Development and preservation of Referees voice

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Developing and Reserving A Good Referee Voice

The voice is one of the areas or categories of behavior on which a referee is evaluated. In fact, Referee's
Expected Behaviors by Richard J. Celotto discusses the voice first among the nine categories of behavior. The contestants
must be able to hear the referee clearly over the noise of the crowd. In addition, a loud, firm, and clear voice
projects confidence to spectators, coaches, and evaluators.There are a variety of methods to develop a good referee
voice. One extreme may be to take voice lessons and train the voice for years much as an opera singer would do.
Another is to speak in a louder voice to everyone for two weeks preceding a major tournament. What will be discussed
here, however, are some methods which are useful for judo referees but which can be practiced without excessive
inconvenience to oneself or to others. These methods are suited to referee commands and actions, have worked for
a number of people, and could be helpful to many others.

Developing a Good Referee Voice

A high-pitched referee voice generally means that the individual is trying to speak louder by employing the
vocal cords alone. This can lead to hoarseness or even a mild case of laryngitis the following day ? a disaster
if the tournament lasts longer than one day! To avoid this, try to lower the pitch of the voice and increase the
volume by using the diaphragm (in the region of the solar plexus) rather than the vocal cords. An aid to doing
this is to project or to imagine that you are giving commands to contestants who are farther away, at the scoring
table, for example. The last is analogous to the admonition by some karate instructors to aim at a point behind
the opponent when attempting to strike the opponent. A good referee also enunciates clearly to ensure understanding
by contestants.For some of us, the above may be easier said than done. Therefore some exercises or practice methods
have been developed over the years. The first is to practice giving referee commands in a lower key or pitch breathing
through the diaphragm. Using the diaphragm permits greater volume which places less tension on the vocal cords.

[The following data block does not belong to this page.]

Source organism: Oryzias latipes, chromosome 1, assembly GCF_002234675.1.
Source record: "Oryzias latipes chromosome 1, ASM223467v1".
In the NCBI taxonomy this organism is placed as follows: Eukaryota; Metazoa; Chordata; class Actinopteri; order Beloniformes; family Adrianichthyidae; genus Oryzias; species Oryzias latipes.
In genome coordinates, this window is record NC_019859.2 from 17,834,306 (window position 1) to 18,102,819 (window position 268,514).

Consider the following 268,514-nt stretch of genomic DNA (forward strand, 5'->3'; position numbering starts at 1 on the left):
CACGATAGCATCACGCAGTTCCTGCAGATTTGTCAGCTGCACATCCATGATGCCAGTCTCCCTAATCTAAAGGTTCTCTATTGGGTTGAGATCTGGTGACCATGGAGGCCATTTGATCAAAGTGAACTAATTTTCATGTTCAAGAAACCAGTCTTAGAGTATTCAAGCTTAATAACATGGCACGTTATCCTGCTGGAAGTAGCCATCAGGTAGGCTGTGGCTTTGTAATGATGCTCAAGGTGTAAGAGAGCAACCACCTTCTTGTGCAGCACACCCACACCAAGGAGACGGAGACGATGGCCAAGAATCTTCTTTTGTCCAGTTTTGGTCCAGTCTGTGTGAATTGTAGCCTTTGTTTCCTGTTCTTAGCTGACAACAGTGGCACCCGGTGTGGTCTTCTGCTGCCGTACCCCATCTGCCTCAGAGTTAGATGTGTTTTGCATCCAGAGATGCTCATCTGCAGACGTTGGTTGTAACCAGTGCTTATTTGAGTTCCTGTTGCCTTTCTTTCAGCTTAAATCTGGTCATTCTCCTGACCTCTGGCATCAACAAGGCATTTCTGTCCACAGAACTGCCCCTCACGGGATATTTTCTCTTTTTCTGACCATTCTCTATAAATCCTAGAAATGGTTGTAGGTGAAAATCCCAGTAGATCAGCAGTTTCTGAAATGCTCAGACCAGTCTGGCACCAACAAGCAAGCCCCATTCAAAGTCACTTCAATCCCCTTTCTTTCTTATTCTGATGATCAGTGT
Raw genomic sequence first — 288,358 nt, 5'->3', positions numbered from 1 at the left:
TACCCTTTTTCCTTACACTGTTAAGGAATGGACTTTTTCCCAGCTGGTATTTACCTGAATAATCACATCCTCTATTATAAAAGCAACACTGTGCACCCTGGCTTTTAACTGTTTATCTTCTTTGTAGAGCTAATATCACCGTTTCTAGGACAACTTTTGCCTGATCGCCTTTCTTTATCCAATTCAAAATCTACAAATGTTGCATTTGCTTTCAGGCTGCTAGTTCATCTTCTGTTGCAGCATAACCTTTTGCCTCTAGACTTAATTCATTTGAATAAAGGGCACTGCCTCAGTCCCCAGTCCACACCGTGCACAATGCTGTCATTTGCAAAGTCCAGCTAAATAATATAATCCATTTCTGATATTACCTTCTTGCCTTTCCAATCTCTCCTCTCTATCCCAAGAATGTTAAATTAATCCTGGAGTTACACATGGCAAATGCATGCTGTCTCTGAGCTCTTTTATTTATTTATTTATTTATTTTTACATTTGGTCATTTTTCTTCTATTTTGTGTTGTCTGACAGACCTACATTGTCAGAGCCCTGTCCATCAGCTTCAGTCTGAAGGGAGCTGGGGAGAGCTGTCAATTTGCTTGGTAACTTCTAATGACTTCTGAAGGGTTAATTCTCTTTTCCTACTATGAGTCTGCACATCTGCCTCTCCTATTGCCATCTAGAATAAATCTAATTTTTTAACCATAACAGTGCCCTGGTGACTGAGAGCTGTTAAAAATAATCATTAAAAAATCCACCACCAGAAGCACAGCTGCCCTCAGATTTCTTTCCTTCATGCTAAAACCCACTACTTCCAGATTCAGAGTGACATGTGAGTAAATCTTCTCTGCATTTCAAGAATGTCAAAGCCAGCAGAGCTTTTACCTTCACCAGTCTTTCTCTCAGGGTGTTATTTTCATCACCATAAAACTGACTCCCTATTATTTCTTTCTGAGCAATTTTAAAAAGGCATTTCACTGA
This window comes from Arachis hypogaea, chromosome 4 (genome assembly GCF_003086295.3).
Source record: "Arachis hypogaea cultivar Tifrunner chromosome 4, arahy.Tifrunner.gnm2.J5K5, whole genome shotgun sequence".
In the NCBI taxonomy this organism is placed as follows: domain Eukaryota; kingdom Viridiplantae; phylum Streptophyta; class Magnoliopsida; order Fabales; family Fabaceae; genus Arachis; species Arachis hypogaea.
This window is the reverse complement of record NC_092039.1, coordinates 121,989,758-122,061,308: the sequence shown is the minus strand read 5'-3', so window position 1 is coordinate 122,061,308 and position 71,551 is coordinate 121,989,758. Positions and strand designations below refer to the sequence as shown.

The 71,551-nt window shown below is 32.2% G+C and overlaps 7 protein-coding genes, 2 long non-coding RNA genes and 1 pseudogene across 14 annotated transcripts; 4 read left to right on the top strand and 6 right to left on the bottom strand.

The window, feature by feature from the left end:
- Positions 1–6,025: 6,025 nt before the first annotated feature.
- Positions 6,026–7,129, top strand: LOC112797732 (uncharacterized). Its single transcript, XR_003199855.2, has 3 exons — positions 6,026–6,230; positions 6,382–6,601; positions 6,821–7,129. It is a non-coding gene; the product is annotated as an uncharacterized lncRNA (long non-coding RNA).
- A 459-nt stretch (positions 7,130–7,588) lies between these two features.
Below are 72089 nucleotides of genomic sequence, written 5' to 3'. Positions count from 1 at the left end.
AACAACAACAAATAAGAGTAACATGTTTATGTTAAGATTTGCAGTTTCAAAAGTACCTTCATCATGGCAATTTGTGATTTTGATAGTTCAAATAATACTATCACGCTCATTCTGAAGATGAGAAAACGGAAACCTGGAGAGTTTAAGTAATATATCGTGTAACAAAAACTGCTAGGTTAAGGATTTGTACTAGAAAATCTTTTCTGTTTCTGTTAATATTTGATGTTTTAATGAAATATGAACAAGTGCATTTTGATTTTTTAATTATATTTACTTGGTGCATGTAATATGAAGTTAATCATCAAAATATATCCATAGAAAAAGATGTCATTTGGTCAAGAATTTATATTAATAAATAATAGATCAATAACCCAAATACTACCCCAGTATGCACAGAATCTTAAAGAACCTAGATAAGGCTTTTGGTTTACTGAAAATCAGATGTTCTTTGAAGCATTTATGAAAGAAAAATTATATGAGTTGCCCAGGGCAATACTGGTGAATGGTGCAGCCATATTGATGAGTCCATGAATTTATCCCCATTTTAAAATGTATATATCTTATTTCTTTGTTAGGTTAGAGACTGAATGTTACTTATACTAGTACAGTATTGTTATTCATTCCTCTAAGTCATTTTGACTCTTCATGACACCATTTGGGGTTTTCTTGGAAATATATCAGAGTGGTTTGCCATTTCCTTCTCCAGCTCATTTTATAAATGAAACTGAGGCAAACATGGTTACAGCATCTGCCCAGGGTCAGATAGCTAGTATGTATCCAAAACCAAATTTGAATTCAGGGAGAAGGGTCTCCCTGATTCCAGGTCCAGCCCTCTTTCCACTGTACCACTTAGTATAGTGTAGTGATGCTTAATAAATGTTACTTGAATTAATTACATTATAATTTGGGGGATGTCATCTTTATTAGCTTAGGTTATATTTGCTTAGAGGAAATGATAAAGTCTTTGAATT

To ensure that you are using the diaphragm, lower the pitch of your voice while keeping one hand just below the
solar plexus so that you feel the diaphragm moving when you give the referee commands. Start with "Hajime,"
the one command which experts say practically every referee issues best and loudest.Another useful exercise to
ensure that you are using the diaphragm is to stand in the shizentai position and slowly raise both arms forward
and upward in the manner of signaling "Ippon" with both hands. While raising the arms, say "huh"
and "hah" in short puffs of breath but not grunting. At the same time check to ensure that the sound
starts from the diaphragm. It helps to keep the shoulders and back relaxed. That is, do not stand in an exaggerated
"Attention" position with the shoulders rigidly squared. Relaxed shoulders and back allow more free air
flow over the vocal cords which creates greater resonance and volume. It is also helpful to develop the habit of
taking a deeper breath (without gasping) just before issuing referee commands. This may already be instinctive.
Even the spirit call or kiai may be used during randori practice to develop or improve the referee's voice. The
kiai should be short and sharp, in a lower pitch. The voice should not be allowed to trail off, fade, or become
a scream.

Preserving and Maintaining a Good Referee Voice

There are several measures available to preserve and maintain the referee's voice. One has a side effect of
maintaining or improving referee skills. This is to use videos of judo contests or tournaments to practice. Such
practice is best done in the privacy of one's home, preferably with no one around so as to avoid self-consciousness.
Give referee commands as if at a tournament. Emphasize volume. Accent the final syllable of the command for "explosiveness."
Ensure that you are breathing from the diaphragm while giving the proper signal and turning the body.Another measure
which may be helpful is to stop or reduce the intake of milk products the day before a tournament and to avoid
them during the tournament. Besides milk itself, this includes yoghurt, ice cream, whipped cream, and cream sauces
in food. They cause phlegm and mucous to develop which affects the voice and its volume. In fact some singing and
voice coaches recommend eliminating milk products from the diet entirely. They suggest getting the necessary calcium
from other sources such as green vegetables, calcium-fortified juices, and calcium supplements.A third measure
involves taking cool drinks and hard candy or cough drops during breaks in refereeing on tournament days. It is
helpful when tournament directors arrange to have them available at scoring tables or in referee rest areas.

Conclusion

There is no single method which is correct for everyone, but deep breathing exercises, using the mouth to form
words correctly, and a diet low in milk products will help those who are not already blessed with loud, strong,
resonant voices.REFERENCES: R. J. Celotto, Ed.D, Referee's Expected Behaviors (2nd Ed., 1988), Section 1, Voice.
Department of the Army Field Manual 22-5, Leadership, Courtesy, & Drill, ca. 1946. Conversations with R. J.
Celotto, Ed.D. Conversations with Meda Marie Wang, M.A., Communications Conversation with John F. Schuder, Ph.D.

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